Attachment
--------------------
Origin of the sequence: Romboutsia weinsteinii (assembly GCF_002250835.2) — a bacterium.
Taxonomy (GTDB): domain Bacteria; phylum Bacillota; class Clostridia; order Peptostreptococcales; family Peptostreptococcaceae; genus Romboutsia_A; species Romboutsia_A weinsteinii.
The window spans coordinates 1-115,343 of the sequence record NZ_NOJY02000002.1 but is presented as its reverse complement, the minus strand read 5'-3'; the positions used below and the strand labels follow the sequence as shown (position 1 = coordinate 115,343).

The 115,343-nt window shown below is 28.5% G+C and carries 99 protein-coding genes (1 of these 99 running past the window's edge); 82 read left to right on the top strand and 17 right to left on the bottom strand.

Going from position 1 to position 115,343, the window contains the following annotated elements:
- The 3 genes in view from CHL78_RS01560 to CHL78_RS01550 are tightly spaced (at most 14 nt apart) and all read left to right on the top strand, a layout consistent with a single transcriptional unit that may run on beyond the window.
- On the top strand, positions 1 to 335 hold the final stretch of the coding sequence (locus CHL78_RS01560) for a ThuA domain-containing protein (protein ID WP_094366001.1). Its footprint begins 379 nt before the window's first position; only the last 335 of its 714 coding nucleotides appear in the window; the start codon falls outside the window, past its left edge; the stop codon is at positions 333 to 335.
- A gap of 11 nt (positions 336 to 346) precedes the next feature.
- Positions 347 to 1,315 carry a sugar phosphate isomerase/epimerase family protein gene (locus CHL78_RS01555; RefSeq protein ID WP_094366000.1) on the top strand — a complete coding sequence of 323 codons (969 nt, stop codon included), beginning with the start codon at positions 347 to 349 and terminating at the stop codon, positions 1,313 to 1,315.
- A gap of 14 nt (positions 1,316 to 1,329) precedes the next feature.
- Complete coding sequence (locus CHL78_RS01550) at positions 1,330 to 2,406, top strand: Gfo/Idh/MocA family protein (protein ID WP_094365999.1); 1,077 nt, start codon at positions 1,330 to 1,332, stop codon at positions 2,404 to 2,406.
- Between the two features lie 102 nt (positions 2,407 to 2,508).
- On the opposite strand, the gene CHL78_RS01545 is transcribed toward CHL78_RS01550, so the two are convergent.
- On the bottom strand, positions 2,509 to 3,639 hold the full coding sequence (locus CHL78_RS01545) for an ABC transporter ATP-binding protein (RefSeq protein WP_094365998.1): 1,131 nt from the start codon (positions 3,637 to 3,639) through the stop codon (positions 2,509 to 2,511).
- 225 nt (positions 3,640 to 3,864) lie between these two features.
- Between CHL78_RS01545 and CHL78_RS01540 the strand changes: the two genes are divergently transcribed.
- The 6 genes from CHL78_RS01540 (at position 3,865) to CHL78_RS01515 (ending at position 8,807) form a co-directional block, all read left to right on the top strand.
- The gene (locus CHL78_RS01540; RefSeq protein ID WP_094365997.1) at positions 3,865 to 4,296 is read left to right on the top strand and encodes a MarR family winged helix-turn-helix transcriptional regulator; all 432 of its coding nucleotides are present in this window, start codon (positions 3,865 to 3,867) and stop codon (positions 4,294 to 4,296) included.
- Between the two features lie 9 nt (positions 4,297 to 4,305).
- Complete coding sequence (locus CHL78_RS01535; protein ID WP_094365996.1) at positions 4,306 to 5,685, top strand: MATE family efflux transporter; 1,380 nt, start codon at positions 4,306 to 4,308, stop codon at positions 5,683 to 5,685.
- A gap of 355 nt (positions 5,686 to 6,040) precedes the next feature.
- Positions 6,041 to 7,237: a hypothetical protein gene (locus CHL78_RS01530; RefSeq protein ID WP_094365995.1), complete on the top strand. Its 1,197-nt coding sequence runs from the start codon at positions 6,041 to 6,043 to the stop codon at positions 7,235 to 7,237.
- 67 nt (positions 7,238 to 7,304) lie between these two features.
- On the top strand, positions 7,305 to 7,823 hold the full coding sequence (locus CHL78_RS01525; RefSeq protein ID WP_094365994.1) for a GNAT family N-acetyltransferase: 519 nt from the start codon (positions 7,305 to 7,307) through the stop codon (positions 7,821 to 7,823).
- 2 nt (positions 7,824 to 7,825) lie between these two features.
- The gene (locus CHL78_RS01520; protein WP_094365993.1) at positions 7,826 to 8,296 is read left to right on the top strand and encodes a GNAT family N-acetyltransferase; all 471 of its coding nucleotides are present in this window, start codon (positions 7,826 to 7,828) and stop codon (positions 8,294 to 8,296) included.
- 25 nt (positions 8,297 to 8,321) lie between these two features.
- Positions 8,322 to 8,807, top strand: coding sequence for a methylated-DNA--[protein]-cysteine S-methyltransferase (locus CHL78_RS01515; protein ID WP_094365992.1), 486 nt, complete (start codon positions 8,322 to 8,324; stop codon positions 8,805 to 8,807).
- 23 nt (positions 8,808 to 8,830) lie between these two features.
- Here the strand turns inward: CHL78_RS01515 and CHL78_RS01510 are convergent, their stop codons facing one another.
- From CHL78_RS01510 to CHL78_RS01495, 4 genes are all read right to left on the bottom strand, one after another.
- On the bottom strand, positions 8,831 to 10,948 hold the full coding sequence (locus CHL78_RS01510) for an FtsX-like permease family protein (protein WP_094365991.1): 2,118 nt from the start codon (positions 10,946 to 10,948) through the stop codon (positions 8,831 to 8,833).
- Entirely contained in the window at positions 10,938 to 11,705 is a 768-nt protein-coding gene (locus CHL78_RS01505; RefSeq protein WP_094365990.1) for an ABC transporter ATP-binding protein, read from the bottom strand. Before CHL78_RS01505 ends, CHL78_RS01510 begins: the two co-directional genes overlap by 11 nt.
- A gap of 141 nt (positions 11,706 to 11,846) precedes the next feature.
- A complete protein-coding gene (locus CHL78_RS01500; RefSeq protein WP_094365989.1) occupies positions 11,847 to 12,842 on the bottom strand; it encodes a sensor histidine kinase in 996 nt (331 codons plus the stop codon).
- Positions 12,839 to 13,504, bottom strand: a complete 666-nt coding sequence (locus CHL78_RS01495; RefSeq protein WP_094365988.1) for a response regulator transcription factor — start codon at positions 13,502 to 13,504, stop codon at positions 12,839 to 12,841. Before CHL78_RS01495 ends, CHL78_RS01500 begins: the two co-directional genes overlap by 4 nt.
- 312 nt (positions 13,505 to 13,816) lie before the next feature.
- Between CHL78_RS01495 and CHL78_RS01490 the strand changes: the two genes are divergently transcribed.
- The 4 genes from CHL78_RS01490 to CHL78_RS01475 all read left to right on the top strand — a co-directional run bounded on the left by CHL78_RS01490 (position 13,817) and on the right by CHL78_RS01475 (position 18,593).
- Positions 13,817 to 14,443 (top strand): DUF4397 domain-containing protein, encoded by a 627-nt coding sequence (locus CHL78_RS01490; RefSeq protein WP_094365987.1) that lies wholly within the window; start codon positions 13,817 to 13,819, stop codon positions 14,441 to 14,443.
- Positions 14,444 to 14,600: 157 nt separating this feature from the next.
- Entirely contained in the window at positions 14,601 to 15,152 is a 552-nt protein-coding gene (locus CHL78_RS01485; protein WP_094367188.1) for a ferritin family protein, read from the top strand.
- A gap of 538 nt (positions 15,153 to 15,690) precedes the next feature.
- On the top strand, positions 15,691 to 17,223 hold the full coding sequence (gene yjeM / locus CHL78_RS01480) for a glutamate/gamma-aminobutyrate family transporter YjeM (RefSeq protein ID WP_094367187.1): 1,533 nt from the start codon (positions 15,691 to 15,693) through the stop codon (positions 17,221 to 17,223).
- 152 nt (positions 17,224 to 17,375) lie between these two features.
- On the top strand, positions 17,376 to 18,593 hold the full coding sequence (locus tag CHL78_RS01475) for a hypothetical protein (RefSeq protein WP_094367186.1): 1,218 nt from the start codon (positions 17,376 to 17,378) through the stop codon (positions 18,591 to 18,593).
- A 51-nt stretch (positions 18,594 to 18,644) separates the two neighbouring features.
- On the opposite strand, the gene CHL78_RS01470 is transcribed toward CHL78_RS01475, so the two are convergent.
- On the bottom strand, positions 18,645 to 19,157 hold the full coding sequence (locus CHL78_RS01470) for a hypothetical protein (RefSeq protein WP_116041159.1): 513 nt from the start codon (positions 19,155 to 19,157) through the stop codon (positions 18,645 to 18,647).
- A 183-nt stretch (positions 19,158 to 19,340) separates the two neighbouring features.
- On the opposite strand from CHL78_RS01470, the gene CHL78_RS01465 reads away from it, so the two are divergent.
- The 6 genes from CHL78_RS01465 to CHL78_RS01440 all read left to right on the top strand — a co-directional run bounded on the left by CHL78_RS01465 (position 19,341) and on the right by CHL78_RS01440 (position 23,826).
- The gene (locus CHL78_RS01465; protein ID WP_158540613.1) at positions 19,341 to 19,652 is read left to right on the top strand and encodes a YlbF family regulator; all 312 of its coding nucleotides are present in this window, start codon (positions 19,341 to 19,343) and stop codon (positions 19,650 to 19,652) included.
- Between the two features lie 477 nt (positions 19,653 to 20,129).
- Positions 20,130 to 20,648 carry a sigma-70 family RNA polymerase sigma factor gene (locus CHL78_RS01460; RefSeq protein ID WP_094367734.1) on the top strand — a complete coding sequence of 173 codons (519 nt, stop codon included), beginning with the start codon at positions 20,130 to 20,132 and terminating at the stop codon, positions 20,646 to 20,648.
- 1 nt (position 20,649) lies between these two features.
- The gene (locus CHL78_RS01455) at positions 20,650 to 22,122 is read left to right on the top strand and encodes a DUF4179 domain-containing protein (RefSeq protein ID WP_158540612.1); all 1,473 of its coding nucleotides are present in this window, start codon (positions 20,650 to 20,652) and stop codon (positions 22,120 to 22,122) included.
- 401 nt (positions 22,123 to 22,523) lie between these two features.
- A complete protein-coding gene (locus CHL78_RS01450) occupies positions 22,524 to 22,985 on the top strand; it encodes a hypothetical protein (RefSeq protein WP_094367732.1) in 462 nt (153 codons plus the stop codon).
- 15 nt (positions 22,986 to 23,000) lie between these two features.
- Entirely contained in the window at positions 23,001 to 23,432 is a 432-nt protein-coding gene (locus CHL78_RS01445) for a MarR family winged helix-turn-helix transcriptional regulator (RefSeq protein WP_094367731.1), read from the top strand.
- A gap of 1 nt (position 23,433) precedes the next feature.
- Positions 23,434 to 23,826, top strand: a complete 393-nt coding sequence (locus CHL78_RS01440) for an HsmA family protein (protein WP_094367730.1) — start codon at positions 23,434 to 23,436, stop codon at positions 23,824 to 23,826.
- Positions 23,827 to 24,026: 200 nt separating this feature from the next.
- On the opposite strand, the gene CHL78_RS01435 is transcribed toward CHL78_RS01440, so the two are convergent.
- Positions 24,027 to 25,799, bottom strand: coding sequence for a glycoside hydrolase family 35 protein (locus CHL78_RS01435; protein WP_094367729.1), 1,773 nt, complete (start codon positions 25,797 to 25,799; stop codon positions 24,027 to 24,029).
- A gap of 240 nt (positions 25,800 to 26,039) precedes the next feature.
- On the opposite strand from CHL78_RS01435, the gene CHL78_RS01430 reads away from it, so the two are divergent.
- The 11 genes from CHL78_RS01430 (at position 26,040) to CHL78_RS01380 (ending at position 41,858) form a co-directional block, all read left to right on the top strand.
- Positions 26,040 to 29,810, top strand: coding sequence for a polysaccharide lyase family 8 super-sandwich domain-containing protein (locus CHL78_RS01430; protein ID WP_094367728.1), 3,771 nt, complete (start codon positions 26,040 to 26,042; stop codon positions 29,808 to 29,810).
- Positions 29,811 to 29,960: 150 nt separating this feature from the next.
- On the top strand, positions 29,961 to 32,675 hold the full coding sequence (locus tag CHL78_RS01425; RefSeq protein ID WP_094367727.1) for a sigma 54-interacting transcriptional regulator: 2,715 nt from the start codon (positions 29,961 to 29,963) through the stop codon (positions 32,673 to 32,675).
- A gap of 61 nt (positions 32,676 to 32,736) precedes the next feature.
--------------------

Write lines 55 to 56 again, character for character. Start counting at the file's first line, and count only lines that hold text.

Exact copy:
- Positions 20,130 to 20,648 carry a sigma-70 family RNA polymerase sigma factor gene (locus CHL78_RS01460; RefSeq protein ID WP_094367734.1) on the top strand — a complete coding sequence of 173 codons (519 nt, stop codon included), beginning with the start codon at positions 20,130 to 20,132 and terminating at the stop codon, positions 20,646 to 20,648.
- 1 nt (position 20,649) lies between these two features.